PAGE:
Logic has always been an outsider. In the late 2000s, when he was still an upstart rapper in Gaithersburg, Maryland, he—much like GoldLink, another rapper from Maryland—bypassed the old ways of making it in the DC rap scene. Back then, rappers who sought national recognition performed at local open mics to build a buzz. They’d sign with fledgling indie labels, release a few singles and mixtapes, and push their music to local FM stations WKYS and WPGC, hoping to crack into the rotation. That rarely worked, but, until the ascent of the Internet as a repository for new music, it was the only obvious path.
Perhaps knowing this, Logic pushed his music to high-school and university students, performing smaller shows at the University of Maryland, College Park. A wire-thin kid with a penchant for sci-fi, anime, and ’90s hip-hop, Logic looked like his fan base and rapped openly about his rough upbringing in Gaithersburg’s West Deer Park public-housing project, where his brothers sold crack and his parents were addicted to drugs.
Even though Logic is an adept lyricist known for speedy, tongue-twisting flows, much of the public narrative about him has fixated on the way he looks, not the music he creates. Logic’s father is black, his mother is white, and he’s considered by some to be a rapper who benefits from having lighter skin. Over the years, Logic has met that attention with a nonchalant, cheery persona, crafting upbeat music that resonates with both kids and adults. “I see people,” he told me in 2015. “I’m proud to be biracial. Everyone’s going to like something that’s different.”
But then Logic ignited controversy last October, when he announced that his new album would be called AfricAryaN. The album, he said, would be “about me being black and white and seeing life from two sides.… at the end of the fucking day…we all have so many different ethnicities in our blood no matter how pure we think we are.” Even so, the neologism, and its ill-considered referent, opened Logic up to sharper criticisms. The rapper OG Maco, in particular, lambasted Logic on Twitter: “Like the Aryan nation?” he asked. “Fam I know you don’t like being black but fuck.”
On the new album, released this month under the title Everybody, Logic completely boils over, funneling his frustrations into an hour of visceral self-assessment—and defiance. Much like his last album, 2015’s The Incredible True Story, Everybody is carried along by a narrated backstory—this one told by astrophysicist Neil deGrasse Tyson—that plays out between the album tracks. The protagonist on Everybody is hit by a vehicle and dies while walking home, only to have Tyson—playing the role of a God-like character—explain the meaning of life and the process of reincarnation. Unfortunately, at times, the Tyson-led narrative lags and distracts from the music—especially on “Waiting Room,” an almost-five-minute dialogue that comes after the LP’s strongest songs: “Confess,” featuring Killer Mike; “Take It Back”; “America,” featuring Black Thought, Chuck D, Big Lenbo and No I.D.; and “Ink Blot,” featuring Juicy J.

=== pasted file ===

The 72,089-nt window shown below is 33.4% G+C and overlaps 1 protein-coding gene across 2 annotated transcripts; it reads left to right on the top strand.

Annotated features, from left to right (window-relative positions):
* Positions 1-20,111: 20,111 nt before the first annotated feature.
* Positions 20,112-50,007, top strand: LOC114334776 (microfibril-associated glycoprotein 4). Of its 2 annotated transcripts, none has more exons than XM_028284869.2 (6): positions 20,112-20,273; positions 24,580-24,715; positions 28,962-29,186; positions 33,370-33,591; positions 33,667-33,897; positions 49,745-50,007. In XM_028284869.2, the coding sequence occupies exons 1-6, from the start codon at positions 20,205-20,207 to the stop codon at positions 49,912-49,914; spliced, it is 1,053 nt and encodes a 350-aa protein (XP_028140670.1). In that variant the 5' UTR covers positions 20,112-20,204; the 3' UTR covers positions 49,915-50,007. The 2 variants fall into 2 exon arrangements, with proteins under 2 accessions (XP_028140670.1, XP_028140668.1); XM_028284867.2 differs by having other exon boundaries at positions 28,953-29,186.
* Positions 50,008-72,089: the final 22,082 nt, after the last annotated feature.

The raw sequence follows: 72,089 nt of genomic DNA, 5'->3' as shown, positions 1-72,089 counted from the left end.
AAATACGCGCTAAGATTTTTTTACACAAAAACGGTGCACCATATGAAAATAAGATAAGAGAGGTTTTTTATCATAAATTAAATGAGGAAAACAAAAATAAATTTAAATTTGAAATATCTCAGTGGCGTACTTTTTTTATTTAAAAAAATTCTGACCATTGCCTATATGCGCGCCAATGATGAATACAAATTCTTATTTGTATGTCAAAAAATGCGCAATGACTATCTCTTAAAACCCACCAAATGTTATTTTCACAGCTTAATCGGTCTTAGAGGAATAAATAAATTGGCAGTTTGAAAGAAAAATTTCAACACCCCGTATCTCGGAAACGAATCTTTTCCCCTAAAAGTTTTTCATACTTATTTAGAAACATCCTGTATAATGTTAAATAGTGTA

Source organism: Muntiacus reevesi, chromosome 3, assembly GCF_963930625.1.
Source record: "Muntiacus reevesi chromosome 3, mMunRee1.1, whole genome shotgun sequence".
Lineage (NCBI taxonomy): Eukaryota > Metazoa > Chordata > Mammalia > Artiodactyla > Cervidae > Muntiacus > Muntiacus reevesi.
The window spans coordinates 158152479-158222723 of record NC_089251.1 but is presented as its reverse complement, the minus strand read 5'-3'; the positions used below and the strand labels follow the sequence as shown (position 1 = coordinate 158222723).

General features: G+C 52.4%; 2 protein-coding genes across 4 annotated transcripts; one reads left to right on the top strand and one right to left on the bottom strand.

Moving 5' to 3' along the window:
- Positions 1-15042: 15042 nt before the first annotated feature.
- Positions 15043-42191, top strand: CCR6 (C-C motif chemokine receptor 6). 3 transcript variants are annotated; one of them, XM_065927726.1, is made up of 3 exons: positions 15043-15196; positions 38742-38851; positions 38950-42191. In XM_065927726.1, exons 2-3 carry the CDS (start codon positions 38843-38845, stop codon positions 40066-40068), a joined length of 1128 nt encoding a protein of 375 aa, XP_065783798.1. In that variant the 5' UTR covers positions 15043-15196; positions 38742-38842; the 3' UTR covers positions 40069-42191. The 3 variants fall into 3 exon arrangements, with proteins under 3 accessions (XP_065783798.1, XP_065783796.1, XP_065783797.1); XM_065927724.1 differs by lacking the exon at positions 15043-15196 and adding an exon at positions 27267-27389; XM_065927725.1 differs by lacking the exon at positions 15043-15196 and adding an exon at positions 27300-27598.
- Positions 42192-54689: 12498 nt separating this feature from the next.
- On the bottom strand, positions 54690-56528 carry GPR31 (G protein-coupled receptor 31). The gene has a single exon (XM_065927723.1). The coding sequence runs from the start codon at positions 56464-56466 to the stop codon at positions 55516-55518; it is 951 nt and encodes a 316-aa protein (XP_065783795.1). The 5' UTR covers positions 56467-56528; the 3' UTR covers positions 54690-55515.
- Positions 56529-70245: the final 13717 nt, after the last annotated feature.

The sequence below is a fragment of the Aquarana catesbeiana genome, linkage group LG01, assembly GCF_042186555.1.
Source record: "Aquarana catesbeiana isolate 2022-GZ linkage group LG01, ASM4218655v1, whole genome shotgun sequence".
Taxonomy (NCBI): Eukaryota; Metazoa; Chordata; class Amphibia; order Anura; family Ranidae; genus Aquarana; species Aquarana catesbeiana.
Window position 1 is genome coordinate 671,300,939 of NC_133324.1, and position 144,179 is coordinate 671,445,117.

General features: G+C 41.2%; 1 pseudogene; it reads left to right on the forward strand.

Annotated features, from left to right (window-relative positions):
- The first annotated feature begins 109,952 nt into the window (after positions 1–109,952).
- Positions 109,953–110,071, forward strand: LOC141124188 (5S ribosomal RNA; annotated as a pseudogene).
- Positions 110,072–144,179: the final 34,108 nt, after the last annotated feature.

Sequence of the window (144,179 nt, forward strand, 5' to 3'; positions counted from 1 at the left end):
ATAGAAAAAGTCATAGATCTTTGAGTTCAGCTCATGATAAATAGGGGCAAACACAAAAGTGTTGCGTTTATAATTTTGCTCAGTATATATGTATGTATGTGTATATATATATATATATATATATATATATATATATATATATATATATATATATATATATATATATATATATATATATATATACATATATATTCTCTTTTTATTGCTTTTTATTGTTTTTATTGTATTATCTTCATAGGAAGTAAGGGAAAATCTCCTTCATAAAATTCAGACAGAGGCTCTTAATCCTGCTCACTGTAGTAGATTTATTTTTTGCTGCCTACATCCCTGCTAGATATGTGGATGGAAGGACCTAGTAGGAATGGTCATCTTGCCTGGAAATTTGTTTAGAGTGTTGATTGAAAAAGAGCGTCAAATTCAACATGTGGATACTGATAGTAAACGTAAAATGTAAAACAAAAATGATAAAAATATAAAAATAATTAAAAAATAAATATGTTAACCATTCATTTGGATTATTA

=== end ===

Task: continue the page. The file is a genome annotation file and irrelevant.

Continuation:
Everybody is an album that seeks to unite disparate groups of people. “This is for every race! This is for every color!” a filtered voice exclaims on “Hallelujah,” the album’s opening song. On the title track, Logic raps: “White people told me as a child / As a little boy playing with his toys / I should be ashamed to be black / And some black people look ashamed when I rap / like my great-granddaddy / didn’t take a whip to the back.” Then, on “Take It Back,” he succinctly articulates his grievance with the criticisms that continue to burden him. “Everybody wanna tell me what I am, what I am not / ‘You ain’t black, you a muthafuckin’ white boy,’” he raps. He’s laid out parts of his personal story before, but this is the first time Logic has delved into his complex experience of being black and white in America.
Everybody is Logic’s most personal and expansive work, sharper than anything he’s put out before. By carefully examining his own sense of identity, and the pain—and well-earned pride—that comes along with it, Logic has released a project to which all listeners can relate. In years past, the rapper sounded a bit too much like his influences—A Tribe Called Quest and Kendrick Lamar, especially—though, on Everybody, it seems Logic has truly discovered his own voice.
The third in the rapper’s four-album concept, Everybody is also the most seething of Logic’s work so far, depicting his own anxiety within the context of our current social climate. Logic raps with a chip on his shoulder. With all of the recurring talk about cultural ownership on one hand and appropriation on the other, especially as it relates to hip-hop, the battle over his claim to be a rapper is likely one that Logic will fight his entire career. In either a bid to add legitimacy or to link arms with another rapper beset by strident critics, he gave J. Cole the last word on Everybody, with a hidden verse at the album’s end. “Do you love me yet?” J. Cole asks on the song called “AfricAryaN.” “No? OK, I’ll go harder for you / In fact, I rap ‘till I collapse / All I wanted was acceptance… I never feel your approval ’till I accept my own.”